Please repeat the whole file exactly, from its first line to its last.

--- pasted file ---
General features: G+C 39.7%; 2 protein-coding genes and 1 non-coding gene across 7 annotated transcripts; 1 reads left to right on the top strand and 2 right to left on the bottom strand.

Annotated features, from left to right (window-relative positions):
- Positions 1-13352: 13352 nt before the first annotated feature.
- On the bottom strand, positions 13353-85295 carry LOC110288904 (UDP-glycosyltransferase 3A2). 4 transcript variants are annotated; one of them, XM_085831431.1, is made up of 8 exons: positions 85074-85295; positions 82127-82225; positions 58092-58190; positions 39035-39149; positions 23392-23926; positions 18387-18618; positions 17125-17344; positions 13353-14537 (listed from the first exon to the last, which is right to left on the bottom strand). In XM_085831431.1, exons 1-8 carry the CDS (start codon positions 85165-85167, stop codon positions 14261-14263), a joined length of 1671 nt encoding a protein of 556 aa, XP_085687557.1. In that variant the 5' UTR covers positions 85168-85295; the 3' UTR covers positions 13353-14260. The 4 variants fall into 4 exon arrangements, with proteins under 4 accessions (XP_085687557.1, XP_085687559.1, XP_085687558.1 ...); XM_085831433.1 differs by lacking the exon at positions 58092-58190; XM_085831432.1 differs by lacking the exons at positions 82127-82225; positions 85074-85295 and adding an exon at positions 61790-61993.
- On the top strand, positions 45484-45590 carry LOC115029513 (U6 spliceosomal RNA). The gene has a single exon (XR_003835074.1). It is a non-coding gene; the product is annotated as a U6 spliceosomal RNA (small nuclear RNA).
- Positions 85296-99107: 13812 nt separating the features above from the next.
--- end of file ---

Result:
General features: G+C 39.7%; 2 protein-coding genes and 1 non-coding gene across 7 annotated transcripts; 1 reads left to right on the top strand and 2 right to left on the bottom strand.

Annotated features, from left to right (window-relative positions):
- Positions 1-13352: 13352 nt before the first annotated feature.
- On the bottom strand, positions 13353-85295 carry LOC110288904 (UDP-glycosyltransferase 3A2). 4 transcript variants are annotated; one of them, XM_085831431.1, is made up of 8 exons: positions 85074-85295; positions 82127-82225; positions 58092-58190; positions 39035-39149; positions 23392-23926; positions 18387-18618; positions 17125-17344; positions 13353-14537 (listed from the first exon to the last, which is right to left on the bottom strand). In XM_085831431.1, exons 1-8 carry the CDS (start codon positions 85165-85167, stop codon positions 14261-14263), a joined length of 1671 nt encoding a protein of 556 aa, XP_085687557.1. In that variant the 5' UTR covers positions 85168-85295; the 3' UTR covers positions 13353-14260. The 4 variants fall into 4 exon arrangements, with proteins under 4 accessions (XP_085687557.1, XP_085687559.1, XP_085687558.1 ...); XM_085831433.1 differs by lacking the exon at positions 58092-58190; XM_085831432.1 differs by lacking the exons at positions 82127-82225; positions 85074-85295 and adding an exon at positions 61790-61993.
- On the top strand, positions 45484-45590 carry LOC115029513 (U6 spliceosomal RNA). The gene has a single exon (XR_003835074.1). It is a non-coding gene; the product is annotated as a U6 spliceosomal RNA (small nuclear RNA).
- Positions 85296-99107: 13812 nt separating the features above from the next.